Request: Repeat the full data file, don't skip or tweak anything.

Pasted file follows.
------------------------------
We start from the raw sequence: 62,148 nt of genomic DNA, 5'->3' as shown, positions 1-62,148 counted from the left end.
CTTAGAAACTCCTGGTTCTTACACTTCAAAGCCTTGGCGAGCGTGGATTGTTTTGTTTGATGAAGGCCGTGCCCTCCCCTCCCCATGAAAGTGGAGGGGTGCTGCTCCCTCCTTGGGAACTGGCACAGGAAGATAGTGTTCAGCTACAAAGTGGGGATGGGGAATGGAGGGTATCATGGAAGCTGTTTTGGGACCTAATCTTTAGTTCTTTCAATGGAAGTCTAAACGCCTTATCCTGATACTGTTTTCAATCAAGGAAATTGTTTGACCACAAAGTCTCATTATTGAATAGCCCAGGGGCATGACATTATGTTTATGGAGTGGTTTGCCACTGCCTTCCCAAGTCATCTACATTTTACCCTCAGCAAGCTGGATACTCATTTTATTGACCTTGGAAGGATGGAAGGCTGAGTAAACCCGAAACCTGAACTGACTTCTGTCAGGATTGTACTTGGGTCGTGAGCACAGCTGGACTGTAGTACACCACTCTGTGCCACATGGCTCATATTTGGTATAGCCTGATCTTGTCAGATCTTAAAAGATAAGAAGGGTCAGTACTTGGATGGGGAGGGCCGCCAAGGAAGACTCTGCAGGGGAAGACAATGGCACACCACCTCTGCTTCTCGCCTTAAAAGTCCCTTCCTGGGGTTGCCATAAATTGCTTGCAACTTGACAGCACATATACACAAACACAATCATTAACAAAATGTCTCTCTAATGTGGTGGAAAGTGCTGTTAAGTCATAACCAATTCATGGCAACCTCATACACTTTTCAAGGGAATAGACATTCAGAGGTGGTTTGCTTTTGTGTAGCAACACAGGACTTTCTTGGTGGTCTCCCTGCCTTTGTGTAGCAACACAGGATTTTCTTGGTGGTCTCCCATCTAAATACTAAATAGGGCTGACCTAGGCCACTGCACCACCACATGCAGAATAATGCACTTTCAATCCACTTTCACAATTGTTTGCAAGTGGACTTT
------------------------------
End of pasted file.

We start from the raw sequence: 62,148 nt of genomic DNA, 5'->3' as shown, positions 1-62,148 counted from the left end.
CTTAGAAACTCCTGGTTCTTACACTTCAAAGCCTTGGCGAGCGTGGATTGTTTTGTTTGATGAAGGCCGTGCCCTCCCCTCCCCATGAAAGTGGAGGGGTGCTGCTCCCTCCTTGGGAACTGGCACAGGAAGATAGTGTTCAGCTACAAAGTGGGGATGGGGAATGGAGGGTATCATGGAAGCTGTTTTGGGACCTAATCTTTAGTTCTTTCAATGGAAGTCTAAACGCCTTATCCTGATACTGTTTTCAATCAAGGAAATTGTTTGACCACAAAGTCTCATTATTGAATAGCCCAGGGGCATGACATTATGTTTATGGAGTGGTTTGCCACTGCCTTCCCAAGTCATCTACATTTTACCCTCAGCAAGCTGGATACTCATTTTATTGACCTTGGAAGGATGGAAGGCTGAGTAAACCCGAAACCTGAACTGACTTCTGTCAGGATTGTACTTGGGTCGTGAGCACAGCTGGACTGTAGTACACCACTCTGTGCCACATGGCTCATATTTGGTATAGCCTGATCTTGTCAGATCTTAAAAGATAAGAAGGGTCAGTACTTGGATGGGGAGGGCCGCCAAGGAAGACTCTGCAGGGGAAGACAATGGCACACCACCTCTGCTTCTCGCCTTAAAAGTCCCTTCCTGGGGTTGCCATAAATTGCTTGCAACTTGACAGCACATATACACAAACACAATCATTAACAAAATGTCTCTCTAATGTGGTGGAAAGTGCTGTTAAGTCATAACCAATTCATGGCAACCTCATACACTTTTCAAGGGAATAGACATTCAGAGGTGGTTTGCTTTTGTGTAGCAACACAGGACTTTCTTGGTGGTCTCCCTGCCTTTGTGTAGCAACACAGGATTTTCTTGGTGGTCTCCCATCTAAATACTAAATAGGGCTGACCTAGGCCACTGCACCACCACATGCAGAATAATGCACTTTCAATCCACTTTCACAATTGTTTGCAAGTGGACTTT